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Moshchiny culture

From Wikipedia, the free encyclopedia

4th Century Baltic Cultures (purple). Moshchiny culture (eastern area)
4th Century Baltic Cultures (purple). Moshchiny culture (eastern area)

The Moshchiny culture (Russian: Мощинская культура) was an archaeological culture of the Iron Age from the 4th to the 7th century in present-day western Russia.

It is the easternmost known Baltic culture.

Distribution area

The settlement area was located in the forest areas at the upper Dnepr and the upper Oka in today's Russian Oblast Kaluga, Tula, Oryol and Smolensk.

It is named after a settlement near the village Moshchiny (Russian: Мощины) in the Mosalsky District in the Kaluga Oblast.[1]

Genesis

The Moshchiny culture emerged in the 4th century from the Yukhnov culture, with influences from Zarubintsy culture due to immigration. Moshchiny culture is related to the Dnieper-Dvina culture.

Material culture

Agriculture and livestock were nutritional basis. The settlements were mostly fortified.

The ceramic had a smooth surface with bronze ornaments. It was hand-molded. Bronze and iron processing were highly developed.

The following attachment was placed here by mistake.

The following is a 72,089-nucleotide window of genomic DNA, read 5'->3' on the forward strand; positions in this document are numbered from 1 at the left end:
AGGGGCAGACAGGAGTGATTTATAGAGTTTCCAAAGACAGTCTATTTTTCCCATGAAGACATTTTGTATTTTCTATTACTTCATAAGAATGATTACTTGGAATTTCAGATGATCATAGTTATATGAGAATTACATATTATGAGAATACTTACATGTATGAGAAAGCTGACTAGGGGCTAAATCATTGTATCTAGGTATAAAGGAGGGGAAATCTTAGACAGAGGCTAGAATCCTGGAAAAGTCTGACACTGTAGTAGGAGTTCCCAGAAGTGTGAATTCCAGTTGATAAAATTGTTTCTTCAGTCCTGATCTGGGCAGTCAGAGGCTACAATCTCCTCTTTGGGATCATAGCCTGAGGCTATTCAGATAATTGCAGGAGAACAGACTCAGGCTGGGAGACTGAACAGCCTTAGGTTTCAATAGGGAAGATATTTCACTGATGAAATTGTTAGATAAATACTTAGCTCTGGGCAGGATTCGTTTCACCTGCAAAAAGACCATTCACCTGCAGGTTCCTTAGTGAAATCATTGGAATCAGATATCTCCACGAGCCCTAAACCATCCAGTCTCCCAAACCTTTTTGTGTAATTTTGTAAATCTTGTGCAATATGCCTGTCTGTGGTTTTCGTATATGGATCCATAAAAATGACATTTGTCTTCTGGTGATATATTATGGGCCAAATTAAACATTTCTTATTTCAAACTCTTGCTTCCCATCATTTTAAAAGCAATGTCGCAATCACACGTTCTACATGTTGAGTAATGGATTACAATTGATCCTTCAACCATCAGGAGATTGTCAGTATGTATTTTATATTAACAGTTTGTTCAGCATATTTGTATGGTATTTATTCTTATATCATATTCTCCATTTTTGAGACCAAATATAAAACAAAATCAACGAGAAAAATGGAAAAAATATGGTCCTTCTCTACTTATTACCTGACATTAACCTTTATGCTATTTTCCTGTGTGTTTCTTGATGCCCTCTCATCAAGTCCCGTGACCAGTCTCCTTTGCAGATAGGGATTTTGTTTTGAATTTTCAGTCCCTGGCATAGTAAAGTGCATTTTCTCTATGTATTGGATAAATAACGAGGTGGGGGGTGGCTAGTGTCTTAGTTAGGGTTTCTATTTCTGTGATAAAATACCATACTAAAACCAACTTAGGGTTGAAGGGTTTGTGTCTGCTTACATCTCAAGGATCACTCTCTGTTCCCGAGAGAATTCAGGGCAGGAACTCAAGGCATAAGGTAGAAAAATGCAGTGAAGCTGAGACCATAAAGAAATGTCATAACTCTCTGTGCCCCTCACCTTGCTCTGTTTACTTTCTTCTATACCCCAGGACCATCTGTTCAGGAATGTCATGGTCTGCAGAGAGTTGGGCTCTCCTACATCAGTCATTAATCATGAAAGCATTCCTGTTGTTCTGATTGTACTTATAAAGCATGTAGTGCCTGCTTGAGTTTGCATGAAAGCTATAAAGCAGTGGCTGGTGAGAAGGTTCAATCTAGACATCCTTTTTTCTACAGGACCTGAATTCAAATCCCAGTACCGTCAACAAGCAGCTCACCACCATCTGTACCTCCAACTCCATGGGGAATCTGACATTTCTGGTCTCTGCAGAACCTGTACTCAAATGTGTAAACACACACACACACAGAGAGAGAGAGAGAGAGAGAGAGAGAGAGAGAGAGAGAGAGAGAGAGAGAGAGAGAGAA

Mortuary fire was buried in burial mounds.

Cultural changes

For the period from the 9th century, the possibly Baltic-Slavic origin of the Vyatichi is mentioned in the western part of the area. For the 11th century on the Oka the probably Baltic tribe of Galindians (in particular Eastern Galindians ).

See also

References

  1. ^ Moshchiny (Russian: Мощины) Kaluga Oblast. Russia.

Literature

  • (in German) Matthias Albani Der Brockhaus Archäologie: Hochkulturen, Grabungsstätten, Funde Publisher Brockhaus, 671 pages, 2009 ISBN 978-3-7653-3321-7
  • G.A. Massalitina: Современное состояние изучения мощинской культуры. Оки связующая нить ( The current status of research on Moschinsky culture Oka .) In: (Red.) EE Fomtschenko: Археология Среднего Поочья: Сборник материалов Второй региональной научно-практической конференции (Ступино, 18 февраля 2009 г.) ( Archeology of the Central Oka region Materials of the second regional scientific-practical conference (Studino, February 18, 2009) ). Moscow 2009, pp. 38–43

External links

This page was last edited on 10 March 2022, at 07:41
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